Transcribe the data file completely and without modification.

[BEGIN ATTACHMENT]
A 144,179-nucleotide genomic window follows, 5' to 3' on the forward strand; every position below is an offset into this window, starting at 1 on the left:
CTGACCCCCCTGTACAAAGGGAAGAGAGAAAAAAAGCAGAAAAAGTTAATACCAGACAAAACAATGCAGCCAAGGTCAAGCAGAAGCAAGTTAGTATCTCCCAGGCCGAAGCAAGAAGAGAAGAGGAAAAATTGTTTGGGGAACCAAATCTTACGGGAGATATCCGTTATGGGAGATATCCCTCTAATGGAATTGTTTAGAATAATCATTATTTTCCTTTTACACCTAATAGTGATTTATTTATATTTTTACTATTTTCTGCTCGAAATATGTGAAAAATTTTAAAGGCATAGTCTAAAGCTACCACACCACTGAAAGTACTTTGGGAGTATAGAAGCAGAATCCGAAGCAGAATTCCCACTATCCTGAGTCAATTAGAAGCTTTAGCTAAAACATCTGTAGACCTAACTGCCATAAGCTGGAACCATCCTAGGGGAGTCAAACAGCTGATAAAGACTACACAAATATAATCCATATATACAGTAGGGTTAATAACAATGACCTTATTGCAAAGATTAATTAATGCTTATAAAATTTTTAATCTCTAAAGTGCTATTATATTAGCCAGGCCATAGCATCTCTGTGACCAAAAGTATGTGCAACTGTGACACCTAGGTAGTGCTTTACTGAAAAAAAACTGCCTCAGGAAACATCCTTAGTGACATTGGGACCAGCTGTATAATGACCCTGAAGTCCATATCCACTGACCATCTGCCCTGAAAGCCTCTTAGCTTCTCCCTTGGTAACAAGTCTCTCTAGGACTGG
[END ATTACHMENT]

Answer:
A 144,179-nucleotide genomic window follows, 5' to 3' on the forward strand; every position below is an offset into this window, starting at 1 on the left:
CTGACCCCCCTGTACAAAGGGAAGAGAGAAAAAAAGCAGAAAAAGTTAATACCAGACAAAACAATGCAGCCAAGGTCAAGCAGAAGCAAGTTAGTATCTCCCAGGCCGAAGCAAGAAGAGAAGAGGAAAAATTGTTTGGGGAACCAAATCTTACGGGAGATATCCGTTATGGGAGATATCCCTCTAATGGAATTGTTTAGAATAATCATTATTTTCCTTTTACACCTAATAGTGATTTATTTATATTTTTACTATTTTCTGCTCGAAATATGTGAAAAATTTTAAAGGCATAGTCTAAAGCTACCACACCACTGAAAGTACTTTGGGAGTATAGAAGCAGAATCCGAAGCAGAATTCCCACTATCCTGAGTCAATTAGAAGCTTTAGCTAAAACATCTGTAGACCTAACTGCCATAAGCTGGAACCATCCTAGGGGAGTCAAACAGCTGATAAAGACTACACAAATATAATCCATATATACAGTAGGGTTAATAACAATGACCTTATTGCAAAGATTAATTAATGCTTATAAAATTTTTAATCTCTAAAGTGCTATTATATTAGCCAGGCCATAGCATCTCTGTGACCAAAAGTATGTGCAACTGTGACACCTAGGTAGTGCTTTACTGAAAAAAAACTGCCTCAGGAAACATCCTTAGTGACATTGGGACCAGCTGTATAATGACCCTGAAGTCCATATCCACTGACCATCTGCCCTGAAAGCCTCTTAGCTTCTCCCTTGGTAACAAGTCTCTCTAGGACTGG